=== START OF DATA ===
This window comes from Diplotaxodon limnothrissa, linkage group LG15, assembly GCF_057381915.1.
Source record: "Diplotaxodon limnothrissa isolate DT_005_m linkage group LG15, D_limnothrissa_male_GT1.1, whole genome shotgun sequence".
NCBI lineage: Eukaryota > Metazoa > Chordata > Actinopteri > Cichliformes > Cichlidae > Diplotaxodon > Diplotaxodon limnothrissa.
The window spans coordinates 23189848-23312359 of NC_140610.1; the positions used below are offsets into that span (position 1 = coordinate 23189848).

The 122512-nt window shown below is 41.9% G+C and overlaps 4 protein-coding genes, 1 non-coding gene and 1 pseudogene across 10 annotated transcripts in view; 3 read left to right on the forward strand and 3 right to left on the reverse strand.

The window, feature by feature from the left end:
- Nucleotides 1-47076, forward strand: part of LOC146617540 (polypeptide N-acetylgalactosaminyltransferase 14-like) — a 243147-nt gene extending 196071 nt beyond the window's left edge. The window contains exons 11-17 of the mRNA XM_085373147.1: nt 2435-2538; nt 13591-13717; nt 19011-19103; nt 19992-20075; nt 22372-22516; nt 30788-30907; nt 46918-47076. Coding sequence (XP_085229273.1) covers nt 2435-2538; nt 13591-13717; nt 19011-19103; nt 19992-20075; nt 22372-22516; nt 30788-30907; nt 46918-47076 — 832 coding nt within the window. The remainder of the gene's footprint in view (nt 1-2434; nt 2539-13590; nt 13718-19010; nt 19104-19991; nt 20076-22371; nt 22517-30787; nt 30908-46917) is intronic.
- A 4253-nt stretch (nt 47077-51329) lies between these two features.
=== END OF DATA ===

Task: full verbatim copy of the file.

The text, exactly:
This window comes from Diplotaxodon limnothrissa, linkage group LG15, assembly GCF_057381915.1.
Source record: "Diplotaxodon limnothrissa isolate DT_005_m linkage group LG15, D_limnothrissa_male_GT1.1, whole genome shotgun sequence".
NCBI lineage: Eukaryota > Metazoa > Chordata > Actinopteri > Cichliformes > Cichlidae > Diplotaxodon > Diplotaxodon limnothrissa.
The window spans coordinates 23189848-23312359 of NC_140610.1; the positions used below are offsets into that span (position 1 = coordinate 23189848).

The 122512-nt window shown below is 41.9% G+C and overlaps 4 protein-coding genes, 1 non-coding gene and 1 pseudogene across 10 annotated transcripts in view; 3 read left to right on the forward strand and 3 right to left on the reverse strand.

The window, feature by feature from the left end:
- Nucleotides 1-47076, forward strand: part of LOC146617540 (polypeptide N-acetylgalactosaminyltransferase 14-like) — a 243147-nt gene extending 196071 nt beyond the window's left edge. The window contains exons 11-17 of the mRNA XM_085373147.1: nt 2435-2538; nt 13591-13717; nt 19011-19103; nt 19992-20075; nt 22372-22516; nt 30788-30907; nt 46918-47076. Coding sequence (XP_085229273.1) covers nt 2435-2538; nt 13591-13717; nt 19011-19103; nt 19992-20075; nt 22372-22516; nt 30788-30907; nt 46918-47076 — 832 coding nt within the window. The remainder of the gene's footprint in view (nt 1-2434; nt 2539-13590; nt 13718-19010; nt 19104-19991; nt 20076-22371; nt 22517-30787; nt 30908-46917) is intronic.
- A 4253-nt stretch (nt 47077-51329) lies between these two features.